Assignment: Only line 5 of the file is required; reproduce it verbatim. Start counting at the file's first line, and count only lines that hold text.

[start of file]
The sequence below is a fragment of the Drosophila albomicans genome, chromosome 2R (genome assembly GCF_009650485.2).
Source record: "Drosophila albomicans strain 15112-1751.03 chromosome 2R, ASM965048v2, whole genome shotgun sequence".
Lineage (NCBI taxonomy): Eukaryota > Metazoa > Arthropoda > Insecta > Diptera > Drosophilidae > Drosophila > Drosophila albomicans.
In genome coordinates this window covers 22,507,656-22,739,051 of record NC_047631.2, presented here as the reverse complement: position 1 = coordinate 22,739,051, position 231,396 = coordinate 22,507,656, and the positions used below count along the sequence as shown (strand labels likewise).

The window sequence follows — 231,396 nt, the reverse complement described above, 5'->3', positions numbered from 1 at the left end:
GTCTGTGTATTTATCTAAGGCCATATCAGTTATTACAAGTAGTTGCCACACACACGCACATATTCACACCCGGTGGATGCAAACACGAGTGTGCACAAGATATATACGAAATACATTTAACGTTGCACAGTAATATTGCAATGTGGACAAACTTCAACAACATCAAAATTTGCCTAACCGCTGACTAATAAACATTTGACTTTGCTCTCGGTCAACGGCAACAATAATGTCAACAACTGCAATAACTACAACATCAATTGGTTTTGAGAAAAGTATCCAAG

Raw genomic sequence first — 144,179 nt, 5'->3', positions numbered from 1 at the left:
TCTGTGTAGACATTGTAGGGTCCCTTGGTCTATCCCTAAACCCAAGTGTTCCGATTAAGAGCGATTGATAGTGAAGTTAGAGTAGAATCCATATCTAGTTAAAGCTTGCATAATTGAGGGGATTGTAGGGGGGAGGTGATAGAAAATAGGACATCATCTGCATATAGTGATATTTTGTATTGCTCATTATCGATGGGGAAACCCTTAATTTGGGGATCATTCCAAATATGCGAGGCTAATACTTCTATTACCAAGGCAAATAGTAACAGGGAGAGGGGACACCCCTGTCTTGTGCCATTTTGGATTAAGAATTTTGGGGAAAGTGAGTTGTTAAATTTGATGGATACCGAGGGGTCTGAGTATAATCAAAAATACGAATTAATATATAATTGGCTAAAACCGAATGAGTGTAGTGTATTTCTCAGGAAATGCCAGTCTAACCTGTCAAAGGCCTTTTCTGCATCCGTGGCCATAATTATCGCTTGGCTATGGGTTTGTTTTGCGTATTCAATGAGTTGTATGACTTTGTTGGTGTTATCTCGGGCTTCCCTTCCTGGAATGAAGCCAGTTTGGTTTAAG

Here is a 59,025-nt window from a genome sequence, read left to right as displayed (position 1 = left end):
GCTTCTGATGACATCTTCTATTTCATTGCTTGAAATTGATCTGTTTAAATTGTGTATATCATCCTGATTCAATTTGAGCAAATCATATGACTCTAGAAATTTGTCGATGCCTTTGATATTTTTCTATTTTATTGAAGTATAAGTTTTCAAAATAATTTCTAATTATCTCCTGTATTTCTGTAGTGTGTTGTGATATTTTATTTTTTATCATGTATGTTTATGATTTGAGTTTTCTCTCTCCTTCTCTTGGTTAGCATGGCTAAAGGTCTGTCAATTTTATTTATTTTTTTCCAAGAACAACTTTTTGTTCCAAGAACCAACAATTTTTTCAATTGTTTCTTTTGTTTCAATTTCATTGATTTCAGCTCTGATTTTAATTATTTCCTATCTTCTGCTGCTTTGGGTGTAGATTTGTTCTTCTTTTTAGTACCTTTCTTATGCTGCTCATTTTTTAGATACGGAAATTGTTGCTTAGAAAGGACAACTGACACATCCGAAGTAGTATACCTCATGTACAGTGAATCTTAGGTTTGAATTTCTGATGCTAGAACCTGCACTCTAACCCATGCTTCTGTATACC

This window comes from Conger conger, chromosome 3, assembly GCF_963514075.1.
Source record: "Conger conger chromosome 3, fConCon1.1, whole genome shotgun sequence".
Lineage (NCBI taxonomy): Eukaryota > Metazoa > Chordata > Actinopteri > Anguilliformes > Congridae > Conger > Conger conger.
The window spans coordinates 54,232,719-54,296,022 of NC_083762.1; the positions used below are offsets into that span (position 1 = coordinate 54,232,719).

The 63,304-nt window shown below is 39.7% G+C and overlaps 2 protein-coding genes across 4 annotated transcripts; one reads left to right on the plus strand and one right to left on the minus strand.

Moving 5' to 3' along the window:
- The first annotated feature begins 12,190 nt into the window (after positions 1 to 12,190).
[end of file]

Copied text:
The window sequence follows — 231,396 nt, the reverse complement described above, 5'->3', positions numbered from 1 at the left end: